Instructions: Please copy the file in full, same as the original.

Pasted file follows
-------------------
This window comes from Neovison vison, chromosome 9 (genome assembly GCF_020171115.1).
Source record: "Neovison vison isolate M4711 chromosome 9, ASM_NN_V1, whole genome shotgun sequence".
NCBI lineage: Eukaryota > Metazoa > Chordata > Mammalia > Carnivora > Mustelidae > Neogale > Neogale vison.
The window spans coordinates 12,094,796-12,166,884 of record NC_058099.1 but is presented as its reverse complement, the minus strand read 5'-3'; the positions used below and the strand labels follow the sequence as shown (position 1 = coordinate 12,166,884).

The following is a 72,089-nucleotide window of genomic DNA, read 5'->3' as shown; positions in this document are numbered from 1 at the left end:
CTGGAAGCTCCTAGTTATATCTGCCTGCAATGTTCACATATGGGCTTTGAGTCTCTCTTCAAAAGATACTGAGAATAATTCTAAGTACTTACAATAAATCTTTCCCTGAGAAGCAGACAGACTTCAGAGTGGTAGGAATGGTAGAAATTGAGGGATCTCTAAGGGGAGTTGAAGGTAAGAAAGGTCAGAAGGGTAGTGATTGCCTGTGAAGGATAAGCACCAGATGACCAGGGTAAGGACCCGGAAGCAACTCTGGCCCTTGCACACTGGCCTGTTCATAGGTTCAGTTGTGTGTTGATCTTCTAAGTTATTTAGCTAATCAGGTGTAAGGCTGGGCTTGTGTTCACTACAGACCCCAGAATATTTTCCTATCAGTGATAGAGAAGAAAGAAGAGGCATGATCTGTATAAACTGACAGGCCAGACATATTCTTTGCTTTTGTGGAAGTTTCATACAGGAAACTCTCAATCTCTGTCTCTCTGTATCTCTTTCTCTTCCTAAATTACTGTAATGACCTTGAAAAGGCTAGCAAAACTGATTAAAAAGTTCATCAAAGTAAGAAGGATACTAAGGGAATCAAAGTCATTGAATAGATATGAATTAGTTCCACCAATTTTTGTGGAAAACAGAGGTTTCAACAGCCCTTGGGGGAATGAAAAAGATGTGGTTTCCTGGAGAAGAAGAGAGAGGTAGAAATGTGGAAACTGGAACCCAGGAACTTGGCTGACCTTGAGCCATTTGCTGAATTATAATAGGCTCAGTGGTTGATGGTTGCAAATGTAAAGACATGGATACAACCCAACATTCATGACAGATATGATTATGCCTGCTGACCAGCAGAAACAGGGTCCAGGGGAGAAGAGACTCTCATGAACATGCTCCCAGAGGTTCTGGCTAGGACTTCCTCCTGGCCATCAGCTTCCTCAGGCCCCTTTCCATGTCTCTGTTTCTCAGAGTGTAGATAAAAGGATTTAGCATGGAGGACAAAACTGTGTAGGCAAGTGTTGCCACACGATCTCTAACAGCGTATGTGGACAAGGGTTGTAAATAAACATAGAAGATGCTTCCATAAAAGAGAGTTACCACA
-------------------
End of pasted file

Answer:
This window comes from Neovison vison, chromosome 9 (genome assembly GCF_020171115.1).
Source record: "Neovison vison isolate M4711 chromosome 9, ASM_NN_V1, whole genome shotgun sequence".
NCBI lineage: Eukaryota > Metazoa > Chordata > Mammalia > Carnivora > Mustelidae > Neogale > Neogale vison.
The window spans coordinates 12,094,796-12,166,884 of record NC_058099.1 but is presented as its reverse complement, the minus strand read 5'-3'; the positions used below and the strand labels follow the sequence as shown (position 1 = coordinate 12,166,884).

The following is a 72,089-nucleotide window of genomic DNA, read 5'->3' as shown; positions in this document are numbered from 1 at the left end:
CTGGAAGCTCCTAGTTATATCTGCCTGCAATGTTCACATATGGGCTTTGAGTCTCTCTTCAAAAGATACTGAGAATAATTCTAAGTACTTACAATAAATCTTTCCCTGAGAAGCAGACAGACTTCAGAGTGGTAGGAATGGTAGAAATTGAGGGATCTCTAAGGGGAGTTGAAGGTAAGAAAGGTCAGAAGGGTAGTGATTGCCTGTGAAGGATAAGCACCAGATGACCAGGGTAAGGACCCGGAAGCAACTCTGGCCCTTGCACACTGGCCTGTTCATAGGTTCAGTTGTGTGTTGATCTTCTAAGTTATTTAGCTAATCAGGTGTAAGGCTGGGCTTGTGTTCACTACAGACCCCAGAATATTTTCCTATCAGTGATAGAGAAGAAAGAAGAGGCATGATCTGTATAAACTGACAGGCCAGACATATTCTTTGCTTTTGTGGAAGTTTCATACAGGAAACTCTCAATCTCTGTCTCTCTGTATCTCTTTCTCTTCCTAAATTACTGTAATGACCTTGAAAAGGCTAGCAAAACTGATTAAAAAGTTCATCAAAGTAAGAAGGATACTAAGGGAATCAAAGTCATTGAATAGATATGAATTAGTTCCACCAATTTTTGTGGAAAACAGAGGTTTCAACAGCCCTTGGGGGAATGAAAAAGATGTGGTTTCCTGGAGAAGAAGAGAGAGGTAGAAATGTGGAAACTGGAACCCAGGAACTTGGCTGACCTTGAGCCATTTGCTGAATTATAATAGGCTCAGTGGTTGATGGTTGCAAATGTAAAGACATGGATACAACCCAACATTCATGACAGATATGATTATGCCTGCTGACCAGCAGAAACAGGGTCCAGGGGAGAAGAGACTCTCATGAACATGCTCCCAGAGGTTCTGGCTAGGACTTCCTCCTGGCCATCAGCTTCCTCAGGCCCCTTTCCATGTCTCTGTTTCTCAGAGTGTAGATAAAAGGATTTAGCATGGAGGACAAAACTGTGTAGGCAAGTGTTGCCACACGATCTCTAACAGCGTATGTGGACAAGGGTTGTAAATAAACATAGAAGATGCTTCCATAAAAGAGAGTTACCACA